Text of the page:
Many truths about the United States are on display for an increasingly horrified world. Living within the truth means acknowledging our daily reality and making fact- and science-based decisions—something the current US administration has resisted from its first days in office. Living within the truth, as Havel wrote, means “an attempt to regain control over one’s own sense of responsibility.” He continues:
“In other words, it is clearly a moral act, not only because one must pay so dearly for it, but principally because it is not self-serving: the risk may bring rewards in the form of a general amelioration in the situation, or it may not…it is an all-or-nothing gamble, and it is difficult to imagine a reasonable person embarking on such a course merely because he or she reckons that sacrifice today will bring rewards tomorrow, be it only in the form of general gratitude.”
US national security requires the nation to be able to effectively address a wide array of domestic and global security challenges such as pandemics, widening inequality, and climate change. We should not consign responsibility for them to a military-centric national security establishment where most information is treated as classified and not for public knowledge. Today we need exactly the opposite approach: one that involves embracing public and global security in ways that are transparent, trust-based, and grounded in the reality of shared facts and shared responsibility. This approach will emphasize citizen engagement on matters most affecting them and their futures. In this new concept of security, citizens must work to live within the truth—exercising personal responsibility—and insist on transparency and accountability from a government that works for them.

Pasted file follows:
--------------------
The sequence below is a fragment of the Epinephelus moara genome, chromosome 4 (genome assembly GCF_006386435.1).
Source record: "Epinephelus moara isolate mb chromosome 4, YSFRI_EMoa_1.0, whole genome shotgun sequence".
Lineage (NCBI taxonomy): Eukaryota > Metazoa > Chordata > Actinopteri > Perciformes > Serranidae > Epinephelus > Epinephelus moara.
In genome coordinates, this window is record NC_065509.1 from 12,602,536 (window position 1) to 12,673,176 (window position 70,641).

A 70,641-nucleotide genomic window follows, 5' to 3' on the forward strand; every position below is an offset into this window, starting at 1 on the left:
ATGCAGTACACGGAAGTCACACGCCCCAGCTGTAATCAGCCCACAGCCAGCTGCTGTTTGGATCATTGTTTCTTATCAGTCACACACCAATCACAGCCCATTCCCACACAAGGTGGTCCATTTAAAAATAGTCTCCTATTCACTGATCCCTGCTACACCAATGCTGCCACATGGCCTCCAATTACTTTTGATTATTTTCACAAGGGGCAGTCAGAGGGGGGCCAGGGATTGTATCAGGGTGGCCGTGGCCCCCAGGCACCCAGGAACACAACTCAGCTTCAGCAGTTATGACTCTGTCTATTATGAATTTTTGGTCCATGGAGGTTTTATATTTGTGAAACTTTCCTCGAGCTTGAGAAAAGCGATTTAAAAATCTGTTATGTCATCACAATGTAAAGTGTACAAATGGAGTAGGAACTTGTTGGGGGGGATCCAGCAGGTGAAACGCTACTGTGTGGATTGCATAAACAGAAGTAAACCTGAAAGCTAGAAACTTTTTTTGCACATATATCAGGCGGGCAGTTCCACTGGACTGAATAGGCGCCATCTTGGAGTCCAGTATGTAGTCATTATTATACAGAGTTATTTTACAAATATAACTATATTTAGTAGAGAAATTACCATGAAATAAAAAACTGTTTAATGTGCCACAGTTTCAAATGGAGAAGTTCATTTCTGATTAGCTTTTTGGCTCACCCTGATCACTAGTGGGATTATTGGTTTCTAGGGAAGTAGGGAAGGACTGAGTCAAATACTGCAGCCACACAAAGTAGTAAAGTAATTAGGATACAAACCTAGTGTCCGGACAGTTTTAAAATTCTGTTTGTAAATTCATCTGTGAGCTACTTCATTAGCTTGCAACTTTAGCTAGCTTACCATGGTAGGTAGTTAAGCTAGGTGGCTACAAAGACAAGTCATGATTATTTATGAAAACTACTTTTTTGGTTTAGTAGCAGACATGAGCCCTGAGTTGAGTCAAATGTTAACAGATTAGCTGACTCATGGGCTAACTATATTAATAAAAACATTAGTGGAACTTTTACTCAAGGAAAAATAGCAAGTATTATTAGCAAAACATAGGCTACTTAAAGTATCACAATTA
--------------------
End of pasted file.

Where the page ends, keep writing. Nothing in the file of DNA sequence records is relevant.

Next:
Like a wild kite loose in stormy weather, the idea of America is tattered and seemingly on the verge of nosediving into the ground. This heartens our nation’s adversaries. But, even so, remedying the situation is not primarily the job of our national security establishment. It will take a nation “living within the truth” to reimagine and create a new nation that respects the “certain unalienable Rights” of all its people, including among these “Life, Liberty, and the pursuit of Happiness.” It will take risks from all of us to “live within the truth” like the young Army staff sergeant in the TikTok video.